Searcy Water Utilities Adopts Ultrasound Technology to Keep Its Facilities Cleaner

The application of ultrasound is keeping facilities cleaner longer, saving SWU time and money.

One way to set up a municipal water utility is to treat water at the intake and then run it through open basins for conditioning and ultimately filtration. There’s a routine with keeping such installations clean. Biofilms tend to grow on basin walls, then peel off in sheets that gum up the filters – cleaning them is a perpetual chore. Some of the biofilm settles to the basin bottom with other matter and the sediments have to be removed every month or so. That’s the setup that Searcy Water Utilities has in Searcy, Arkansas. And just like similar water utilities, SWU contends with biofilm growth. Several years ago, Scotty Boggs, then the water plant manager at SWU, was attending a conference on water quality when he passed the booth of a company touting the use of ultrasound to restrict the growth of biofilms and kill
toxic algae.

Granted, WaterIQ Technologies, was talking about keeping reservoirs and clarifiers clean, but could it be used by a water utility? Boggs stopped into the WaterIQ Technologies booth. The company was curious about Searcy’s use case and eager to help.

Boggs decided to test the ultrasound technology in two of SWU’s 11 basins, and it worked just as well as he or the company could have hoped. After initial experiments demonstrated that biofilm growth was significantly reduced and proved that SWU would have to clean its facilities far less often, the utility ordered equipment for all of its water basins. SWU continues to use ultrasound to help provide clean, safe drinking water today.

SWU operations and the problem with biofilm

Searcy Water Utilities, which serves several communities in northern Arkansas, draws its water from the Little Red River. SWU treats roughly 20 million gallons of water a day. After intake, the utility pulls minerals out, adjusts the pH, and treats the water with chemicals. After the water is treated, it is directed into SWU’s 11 basins, where the water is gently churned to blend in the chemicals, and where particulates are induced to settle.

The water flows continuously through the basins, most of them roughly 24 feet wide, 100 feet long, and 14 feet deep. At the far end of every basin is a baffle wall and a series of small weirs that together represent the last stage of filtration before the water is distributed to customers.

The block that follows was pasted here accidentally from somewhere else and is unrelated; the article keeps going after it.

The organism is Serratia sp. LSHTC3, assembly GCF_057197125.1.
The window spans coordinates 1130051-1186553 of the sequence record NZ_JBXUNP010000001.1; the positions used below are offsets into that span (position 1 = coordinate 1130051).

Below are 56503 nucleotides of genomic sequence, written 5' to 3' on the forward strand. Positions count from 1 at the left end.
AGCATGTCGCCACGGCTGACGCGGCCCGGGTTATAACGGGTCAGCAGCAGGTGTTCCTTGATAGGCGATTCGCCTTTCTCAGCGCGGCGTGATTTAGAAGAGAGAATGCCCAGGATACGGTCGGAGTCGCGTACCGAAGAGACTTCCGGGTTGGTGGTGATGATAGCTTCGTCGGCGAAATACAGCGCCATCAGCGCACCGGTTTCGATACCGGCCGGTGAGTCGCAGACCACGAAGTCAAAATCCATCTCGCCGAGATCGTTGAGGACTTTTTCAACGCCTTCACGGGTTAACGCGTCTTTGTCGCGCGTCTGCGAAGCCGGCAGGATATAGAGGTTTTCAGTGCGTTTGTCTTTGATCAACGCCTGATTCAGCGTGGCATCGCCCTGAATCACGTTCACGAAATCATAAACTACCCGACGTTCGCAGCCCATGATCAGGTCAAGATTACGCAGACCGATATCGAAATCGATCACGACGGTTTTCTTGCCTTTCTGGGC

Biofilms always grow on the basin walls, but growth gets vigorous in the summer as water warms and is exposed to longer hours of plant-nurturing sunlight. As the biofilms grow, patches of the stuff inevitably peel off the walls. Some of it sinks, adding to the build-up of sediment that must be periodically removed.

Much of the biofilm ends up floating to the baffle walls, however, where it impedes filtration. It was Scotty Boggs’ job to deal with the biofilm. “It looks like brown lily pads,” he said. “It might even get through and block off the weirs. The concern is that some of the organics could even get out.”

Traditionally a water utility has two choices for dealing with biofilms: either increase the frequency of cleanup operations or apply even more chemicals.

Boggs likes to keep chemical use to a minimum. Meanwhile, clean-ups entail shutting down basins, diverting utility staff, and diminishing the amount of water available for customers.

That’s why the proposition of a third option – using ultrasound technology – was intriguing. Boggs set up a three-basin experiment. He equipped two of his 11 basins with ultrasound devices and designated a third as a control. It was simple to set up, he said. “We could install it ourselves. There was nothing else to add.”

“We started in 2016 and ran the experiment through the summer,” Boggs continued. “After several months during the summer, the two basins had less material than the control. We ran it again in 2017 and 2018 and confirmed that the technology was successful enough to pursue in all our basins.”

It just so happened that in 2018 a new ultrasound unit was introduced with a wider range of frequencies, which enabled more effective targeting of biofilms and algae. The new version was also more power efficient.

“We procured 11 of them, and replaced our two earlier units,” Boggs said.

Before installing the ultrasound devices, in the summer months, SWU might have to shut down a basin once every 30 days or so to scour the basin walls. With ultrasound, even in the summer, SWU can let a basin operate for up to two months before having to clean its walls.

“From an operator’s standpoint, nothing can touch it,” Boggs said. “It’s not chemical. There’s no residual product to test. It’s not a continual cost. There are no maintenance issues. We just plug it in and forget it. It’s easy to do. The [Arkansas state] health department looked at it and thought it was just a neat technology.

“It worked out pretty good for us,” Boggs said.

[Scotty Boggs is now Assistant General Manager at Searcy Board of Public Utilities.]

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